- Grazebrook, A.W., Lietutenant Commander
- Naval technology
- None noted.
- RAN Ships
- None noted.
- September 1978 edition of the Naval Historical Review (all rights reserved)
Most of the Turkish ships were laid up in the Gulf of Izmid, the Bosphorus and the Golden Horn. They played little if any part in the fighting which led to the end of the Ottoman dynasty and the establishment of the Republic under Ataturk.
Ataturk ordered the repair of Yavuz Sultan Selim (now with the shorter name of Yavuz), and commenced to build a fleet of destroyers and submarines. The first two submarines were completed in the Netherlands in 1928, whilst the first to be built in Turkey was laid down at Golcuk on 14 August 1937.
Thus Ataturk laid the foundations of the fine efficient Turkish Navy that is in service today. Yavuz continued in service until the 1960s. The ship was obsolete in terms of Western European navies, but remained of use as a counter to the heaviest ship in the Russian Black Sea Fleet – the Dreadnought Sevastopol, which remained in service until the 1950s.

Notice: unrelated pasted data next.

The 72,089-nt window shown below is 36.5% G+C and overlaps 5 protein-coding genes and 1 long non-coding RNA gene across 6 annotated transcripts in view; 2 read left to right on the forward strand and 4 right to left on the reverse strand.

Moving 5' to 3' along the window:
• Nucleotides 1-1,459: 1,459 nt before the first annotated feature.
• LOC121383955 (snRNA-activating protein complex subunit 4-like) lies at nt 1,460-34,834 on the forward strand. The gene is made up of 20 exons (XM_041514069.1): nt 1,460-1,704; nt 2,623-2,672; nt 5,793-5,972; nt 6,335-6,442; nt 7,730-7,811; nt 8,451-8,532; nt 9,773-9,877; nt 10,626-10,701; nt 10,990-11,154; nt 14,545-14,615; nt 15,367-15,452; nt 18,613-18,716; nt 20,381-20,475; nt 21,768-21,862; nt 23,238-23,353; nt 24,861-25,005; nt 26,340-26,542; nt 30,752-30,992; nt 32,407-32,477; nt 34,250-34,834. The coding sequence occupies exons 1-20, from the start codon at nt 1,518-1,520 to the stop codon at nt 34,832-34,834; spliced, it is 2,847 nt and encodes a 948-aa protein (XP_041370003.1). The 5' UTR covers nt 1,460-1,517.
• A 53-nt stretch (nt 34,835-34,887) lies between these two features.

Driving along the terrifying road from Istanbul to Izmit, in 1968, the writer could see across the Gulf to the Golcuk naval base. There lay Yavuz, moored in her dotage and awaiting the outcome of a debate over her preservation as a museum. With her passing ended the age of the Dreadnought. Yavuz was the last major ship which had remained in service from World War I.